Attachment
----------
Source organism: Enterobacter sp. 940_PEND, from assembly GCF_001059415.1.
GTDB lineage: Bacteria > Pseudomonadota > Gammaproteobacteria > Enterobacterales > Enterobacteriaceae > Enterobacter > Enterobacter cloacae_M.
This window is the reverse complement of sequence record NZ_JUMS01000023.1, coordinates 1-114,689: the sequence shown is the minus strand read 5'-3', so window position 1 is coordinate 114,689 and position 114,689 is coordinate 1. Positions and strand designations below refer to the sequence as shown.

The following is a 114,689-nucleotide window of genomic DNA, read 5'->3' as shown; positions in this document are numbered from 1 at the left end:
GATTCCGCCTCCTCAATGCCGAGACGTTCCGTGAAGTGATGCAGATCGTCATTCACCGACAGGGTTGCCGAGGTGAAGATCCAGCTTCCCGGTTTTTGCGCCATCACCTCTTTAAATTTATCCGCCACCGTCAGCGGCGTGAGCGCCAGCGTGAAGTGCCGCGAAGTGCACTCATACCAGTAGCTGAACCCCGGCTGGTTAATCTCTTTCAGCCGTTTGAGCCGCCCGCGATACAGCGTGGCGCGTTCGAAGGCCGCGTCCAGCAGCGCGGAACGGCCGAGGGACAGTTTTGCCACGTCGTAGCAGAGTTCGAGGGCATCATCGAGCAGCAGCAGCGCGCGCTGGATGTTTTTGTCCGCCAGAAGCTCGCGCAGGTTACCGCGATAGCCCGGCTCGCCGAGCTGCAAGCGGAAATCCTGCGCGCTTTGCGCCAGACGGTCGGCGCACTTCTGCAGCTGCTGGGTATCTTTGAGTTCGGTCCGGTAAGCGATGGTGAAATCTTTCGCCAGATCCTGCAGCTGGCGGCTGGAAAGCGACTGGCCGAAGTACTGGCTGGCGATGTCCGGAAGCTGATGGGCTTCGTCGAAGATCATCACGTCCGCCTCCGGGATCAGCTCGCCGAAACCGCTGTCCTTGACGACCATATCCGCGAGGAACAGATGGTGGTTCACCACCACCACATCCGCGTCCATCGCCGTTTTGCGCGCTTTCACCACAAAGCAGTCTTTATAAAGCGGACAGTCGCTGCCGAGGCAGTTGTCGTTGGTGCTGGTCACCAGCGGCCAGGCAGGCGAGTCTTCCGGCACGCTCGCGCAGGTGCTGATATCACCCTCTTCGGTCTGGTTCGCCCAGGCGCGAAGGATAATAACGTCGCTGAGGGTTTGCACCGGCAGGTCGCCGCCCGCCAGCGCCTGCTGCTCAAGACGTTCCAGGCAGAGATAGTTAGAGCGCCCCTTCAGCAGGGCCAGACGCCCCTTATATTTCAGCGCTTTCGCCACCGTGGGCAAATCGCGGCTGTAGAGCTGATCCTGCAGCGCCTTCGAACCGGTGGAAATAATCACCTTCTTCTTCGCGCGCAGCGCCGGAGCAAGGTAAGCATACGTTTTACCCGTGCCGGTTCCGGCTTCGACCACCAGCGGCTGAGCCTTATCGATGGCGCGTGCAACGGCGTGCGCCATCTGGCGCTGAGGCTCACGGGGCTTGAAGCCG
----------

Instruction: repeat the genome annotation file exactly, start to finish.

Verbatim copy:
Source organism: Enterobacter sp. 940_PEND, from assembly GCF_001059415.1.
GTDB lineage: Bacteria > Pseudomonadota > Gammaproteobacteria > Enterobacterales > Enterobacteriaceae > Enterobacter > Enterobacter cloacae_M.
This window is the reverse complement of sequence record NZ_JUMS01000023.1, coordinates 1-114,689: the sequence shown is the minus strand read 5'-3', so window position 1 is coordinate 114,689 and position 114,689 is coordinate 1. Positions and strand designations below refer to the sequence as shown.

The following is a 114,689-nucleotide window of genomic DNA, read 5'->3' as shown; positions in this document are numbered from 1 at the left end:
GATTCCGCCTCCTCAATGCCGAGACGTTCCGTGAAGTGATGCAGATCGTCATTCACCGACAGGGTTGCCGAGGTGAAGATCCAGCTTCCCGGTTTTTGCGCCATCACCTCTTTAAATTTATCCGCCACCGTCAGCGGCGTGAGCGCCAGCGTGAAGTGCCGCGAAGTGCACTCATACCAGTAGCTGAACCCCGGCTGGTTAATCTCTTTCAGCCGTTTGAGCCGCCCGCGATACAGCGTGGCGCGTTCGAAGGCCGCGTCCAGCAGCGCGGAACGGCCGAGGGACAGTTTTGCCACGTCGTAGCAGAGTTCGAGGGCATCATCGAGCAGCAGCAGCGCGCGCTGGATGTTTTTGTCCGCCAGAAGCTCGCGCAGGTTACCGCGATAGCCCGGCTCGCCGAGCTGCAAGCGGAAATCCTGCGCGCTTTGCGCCAGACGGTCGGCGCACTTCTGCAGCTGCTGGGTATCTTTGAGTTCGGTCCGGTAAGCGATGGTGAAATCTTTCGCCAGATCCTGCAGCTGGCGGCTGGAAAGCGACTGGCCGAAGTACTGGCTGGCGATGTCCGGAAGCTGATGGGCTTCGTCGAAGATCATCACGTCCGCCTCCGGGATCAGCTCGCCGAAACCGCTGTCCTTGACGACCATATCCGCGAGGAACAGATGGTGGTTCACCACCACCACATCCGCGTCCATCGCCGTTTTGCGCGCTTTCACCACAAAGCAGTCTTTATAAAGCGGACAGTCGCTGCCGAGGCAGTTGTCGTTGGTGCTGGTCACCAGCGGCCAGGCAGGCGAGTCTTCCGGCACGCTCGCGCAGGTGCTGATATCACCCTCTTCGGTCTGGTTCGCCCAGGCGCGAAGGATAATAACGTCGCTGAGGGTTTGCACCGGCAGGTCGCCGCCCGCCAGCGCCTGCTGCTCAAGACGTTCCAGGCAGAGATAGTTAGAGCGCCCCTTCAGCAGGGCCAGACGCCCCTTATATTTCAGCGCTTTCGCCACCGTGGGCAAATCGCGGCTGTAGAGCTGATCCTGCAGCGCCTTCGAACCGGTGGAAATAATCACCTTCTTCTTCGCGCGCAGCGCCGGAGCAAGGTAAGCATACGTTTTACCCGTGCCGGTTCCGGCTTCGACCACCAGCGGCTGAGCCTTATCGATGGCGCGTGCAACGGCGTGCGCCATCTGGCGCTGAGGCTCACGGGGCTTGAAGCCG